Because today a 50-percent move can occur in a couple of months, whereas in the past that would have taken a couple of years. I personally dont look at anything less than daily price data, so by definition the time frame is at least a couple of weeks, he adds. But invariably its less than three months simply because the margin of error increases on market timing the further out you go.

AT: What are some of the unique or less-covered ideas you tried to incorporate in the book? JP: One aspect of the book that I think is relatively new is the discussion of DWave, which is Toms mechanical interpretation of Elliott Wave. Even though the indicator has been available for a long time, there was no explanation of it beyond a short discussion in his first book. It appealed to a lot of people who liked the concept of Elliott Wave but werent able to count waves themselves. I had been using it for a while, so I thought it would be worth focusing on. Combo and Sequential (DeMarks pat tern-based reversal setups; see Sequential and Combo) are good [indicators of] when youre going to get a correction, but unless you do some fairly snazzy things in terms of combining multiple time frames, you never have any context for where a signal falls relative to the broader trend and even then you really only get a clear view of whats happening if you have daily, weekly, and monthly [signals] lining up together. For me, DWave puts the Sequential or Combo signals into context.!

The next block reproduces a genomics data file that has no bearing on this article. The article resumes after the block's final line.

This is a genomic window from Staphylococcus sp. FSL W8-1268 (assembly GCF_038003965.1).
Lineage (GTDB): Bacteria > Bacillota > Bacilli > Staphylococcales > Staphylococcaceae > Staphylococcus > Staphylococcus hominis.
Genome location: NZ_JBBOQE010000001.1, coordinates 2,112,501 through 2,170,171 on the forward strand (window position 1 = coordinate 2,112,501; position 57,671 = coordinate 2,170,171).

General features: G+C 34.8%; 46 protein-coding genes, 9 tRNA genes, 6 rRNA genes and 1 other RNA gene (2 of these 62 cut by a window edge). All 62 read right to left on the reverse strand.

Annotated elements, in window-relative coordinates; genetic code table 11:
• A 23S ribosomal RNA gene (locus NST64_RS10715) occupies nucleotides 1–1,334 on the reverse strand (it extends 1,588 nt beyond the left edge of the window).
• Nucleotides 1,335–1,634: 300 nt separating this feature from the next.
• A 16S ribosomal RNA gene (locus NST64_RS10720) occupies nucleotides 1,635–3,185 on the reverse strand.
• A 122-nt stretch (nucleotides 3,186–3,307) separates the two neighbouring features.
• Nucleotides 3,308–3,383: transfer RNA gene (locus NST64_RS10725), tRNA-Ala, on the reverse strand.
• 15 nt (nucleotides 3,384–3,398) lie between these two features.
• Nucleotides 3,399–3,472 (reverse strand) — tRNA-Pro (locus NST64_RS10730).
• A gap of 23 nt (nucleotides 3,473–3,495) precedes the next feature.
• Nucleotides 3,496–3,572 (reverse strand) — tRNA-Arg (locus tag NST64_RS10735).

This is an excerpt. For the complete article, see the October 2008 issue of Active Trader.

A Sequential sell signal triggered in the dollar/yen pair on June 13 (top) as TD Wave 5 completed (middle), and on June 16 there was sell signal on the Nikkei at 14,354 (bottom).
Source: CQG, Inc. October 2008 ACTIVE TRADER